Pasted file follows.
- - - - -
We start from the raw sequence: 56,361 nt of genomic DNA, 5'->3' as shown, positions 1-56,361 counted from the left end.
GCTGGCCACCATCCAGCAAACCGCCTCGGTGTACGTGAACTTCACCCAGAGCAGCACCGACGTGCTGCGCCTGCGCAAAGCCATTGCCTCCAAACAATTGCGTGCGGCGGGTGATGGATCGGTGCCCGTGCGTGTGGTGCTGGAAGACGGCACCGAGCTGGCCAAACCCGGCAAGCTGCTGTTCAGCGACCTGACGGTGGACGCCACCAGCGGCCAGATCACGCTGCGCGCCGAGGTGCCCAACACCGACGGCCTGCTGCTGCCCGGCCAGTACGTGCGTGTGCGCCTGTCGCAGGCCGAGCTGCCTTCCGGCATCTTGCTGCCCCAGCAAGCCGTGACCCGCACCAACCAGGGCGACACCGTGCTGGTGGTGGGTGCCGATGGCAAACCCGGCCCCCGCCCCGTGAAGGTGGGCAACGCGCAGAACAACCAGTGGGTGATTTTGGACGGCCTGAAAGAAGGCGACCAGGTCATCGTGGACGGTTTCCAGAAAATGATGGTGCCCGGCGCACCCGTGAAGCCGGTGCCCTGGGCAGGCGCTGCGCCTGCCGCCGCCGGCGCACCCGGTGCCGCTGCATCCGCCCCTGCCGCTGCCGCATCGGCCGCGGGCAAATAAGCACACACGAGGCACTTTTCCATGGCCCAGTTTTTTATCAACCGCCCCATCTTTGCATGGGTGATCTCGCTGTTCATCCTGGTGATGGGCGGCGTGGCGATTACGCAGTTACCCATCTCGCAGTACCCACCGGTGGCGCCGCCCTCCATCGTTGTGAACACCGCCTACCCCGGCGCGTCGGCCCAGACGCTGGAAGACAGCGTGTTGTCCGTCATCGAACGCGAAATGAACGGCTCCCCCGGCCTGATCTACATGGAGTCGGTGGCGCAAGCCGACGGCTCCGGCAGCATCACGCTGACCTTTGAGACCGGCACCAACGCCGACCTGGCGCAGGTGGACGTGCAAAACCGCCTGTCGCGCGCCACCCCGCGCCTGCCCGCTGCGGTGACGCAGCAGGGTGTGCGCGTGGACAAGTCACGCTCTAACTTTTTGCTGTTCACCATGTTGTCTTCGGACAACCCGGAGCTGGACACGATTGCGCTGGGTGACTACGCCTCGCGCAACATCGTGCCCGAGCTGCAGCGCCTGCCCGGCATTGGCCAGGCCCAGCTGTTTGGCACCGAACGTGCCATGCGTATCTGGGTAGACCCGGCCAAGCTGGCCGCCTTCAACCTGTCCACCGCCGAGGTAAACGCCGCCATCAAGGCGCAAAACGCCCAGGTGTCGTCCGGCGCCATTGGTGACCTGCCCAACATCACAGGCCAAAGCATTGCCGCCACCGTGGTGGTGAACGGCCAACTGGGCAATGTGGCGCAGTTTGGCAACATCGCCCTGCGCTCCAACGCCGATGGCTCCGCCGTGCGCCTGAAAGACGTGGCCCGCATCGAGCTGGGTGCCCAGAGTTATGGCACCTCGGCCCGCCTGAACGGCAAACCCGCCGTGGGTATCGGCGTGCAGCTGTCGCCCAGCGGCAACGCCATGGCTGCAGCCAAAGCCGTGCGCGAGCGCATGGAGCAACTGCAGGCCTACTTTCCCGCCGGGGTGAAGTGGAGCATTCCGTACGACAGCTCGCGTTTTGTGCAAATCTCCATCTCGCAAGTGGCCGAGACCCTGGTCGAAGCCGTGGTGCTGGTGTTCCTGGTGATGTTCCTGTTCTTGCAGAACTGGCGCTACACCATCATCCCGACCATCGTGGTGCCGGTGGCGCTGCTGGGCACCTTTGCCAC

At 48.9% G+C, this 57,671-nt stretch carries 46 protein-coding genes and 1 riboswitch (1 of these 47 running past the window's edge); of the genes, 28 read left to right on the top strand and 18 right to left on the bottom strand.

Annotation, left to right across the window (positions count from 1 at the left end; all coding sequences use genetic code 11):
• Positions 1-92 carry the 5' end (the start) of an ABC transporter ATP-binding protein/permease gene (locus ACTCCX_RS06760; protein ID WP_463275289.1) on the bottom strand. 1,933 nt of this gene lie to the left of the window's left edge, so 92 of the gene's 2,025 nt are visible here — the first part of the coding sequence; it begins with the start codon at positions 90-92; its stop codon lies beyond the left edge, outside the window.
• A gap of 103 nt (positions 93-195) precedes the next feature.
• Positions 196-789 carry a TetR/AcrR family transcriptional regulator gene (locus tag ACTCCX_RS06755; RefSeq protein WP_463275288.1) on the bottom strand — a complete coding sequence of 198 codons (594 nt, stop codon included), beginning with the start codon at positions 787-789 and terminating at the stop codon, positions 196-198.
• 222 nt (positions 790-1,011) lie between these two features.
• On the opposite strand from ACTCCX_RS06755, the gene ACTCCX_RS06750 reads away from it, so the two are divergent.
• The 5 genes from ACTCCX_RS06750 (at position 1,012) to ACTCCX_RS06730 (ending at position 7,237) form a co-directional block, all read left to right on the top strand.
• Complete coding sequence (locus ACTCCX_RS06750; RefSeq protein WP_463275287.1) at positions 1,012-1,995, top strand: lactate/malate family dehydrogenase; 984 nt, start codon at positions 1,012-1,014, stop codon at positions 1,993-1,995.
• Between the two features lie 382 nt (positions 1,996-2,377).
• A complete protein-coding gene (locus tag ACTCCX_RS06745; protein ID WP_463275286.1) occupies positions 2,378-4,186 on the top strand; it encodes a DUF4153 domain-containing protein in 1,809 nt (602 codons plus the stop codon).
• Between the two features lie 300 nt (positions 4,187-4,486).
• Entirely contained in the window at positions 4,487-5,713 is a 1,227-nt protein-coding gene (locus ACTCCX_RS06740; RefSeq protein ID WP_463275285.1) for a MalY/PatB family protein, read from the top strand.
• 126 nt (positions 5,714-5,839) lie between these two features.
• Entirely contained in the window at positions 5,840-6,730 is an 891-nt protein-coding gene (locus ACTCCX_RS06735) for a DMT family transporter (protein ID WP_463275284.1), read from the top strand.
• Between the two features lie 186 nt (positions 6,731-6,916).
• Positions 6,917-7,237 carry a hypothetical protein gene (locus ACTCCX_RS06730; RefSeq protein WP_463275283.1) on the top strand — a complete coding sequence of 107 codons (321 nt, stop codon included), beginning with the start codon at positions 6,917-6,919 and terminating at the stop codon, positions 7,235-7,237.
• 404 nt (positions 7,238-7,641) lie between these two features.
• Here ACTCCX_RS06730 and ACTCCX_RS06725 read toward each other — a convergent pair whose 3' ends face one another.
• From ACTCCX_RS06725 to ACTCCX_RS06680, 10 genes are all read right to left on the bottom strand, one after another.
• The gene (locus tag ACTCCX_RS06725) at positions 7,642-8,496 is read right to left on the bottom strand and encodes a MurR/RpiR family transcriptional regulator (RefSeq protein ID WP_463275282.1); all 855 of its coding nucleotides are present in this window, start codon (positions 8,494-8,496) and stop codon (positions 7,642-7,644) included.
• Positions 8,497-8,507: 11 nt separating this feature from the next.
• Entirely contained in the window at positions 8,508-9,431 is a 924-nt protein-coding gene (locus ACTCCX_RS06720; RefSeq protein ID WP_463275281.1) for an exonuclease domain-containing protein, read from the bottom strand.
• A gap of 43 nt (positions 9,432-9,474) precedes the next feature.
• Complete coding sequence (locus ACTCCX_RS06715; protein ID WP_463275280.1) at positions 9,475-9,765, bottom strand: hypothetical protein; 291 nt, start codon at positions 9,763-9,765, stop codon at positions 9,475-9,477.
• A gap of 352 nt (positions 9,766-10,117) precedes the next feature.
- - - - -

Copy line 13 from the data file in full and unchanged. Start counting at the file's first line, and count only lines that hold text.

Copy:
• A complete protein-coding gene (locus tag ACTCCX_RS06745; protein ID WP_463275286.1) occupies positions 2,378-4,186 on the top strand; it encodes a DUF4153 domain-containing protein in 1,809 nt (602 codons plus the stop codon).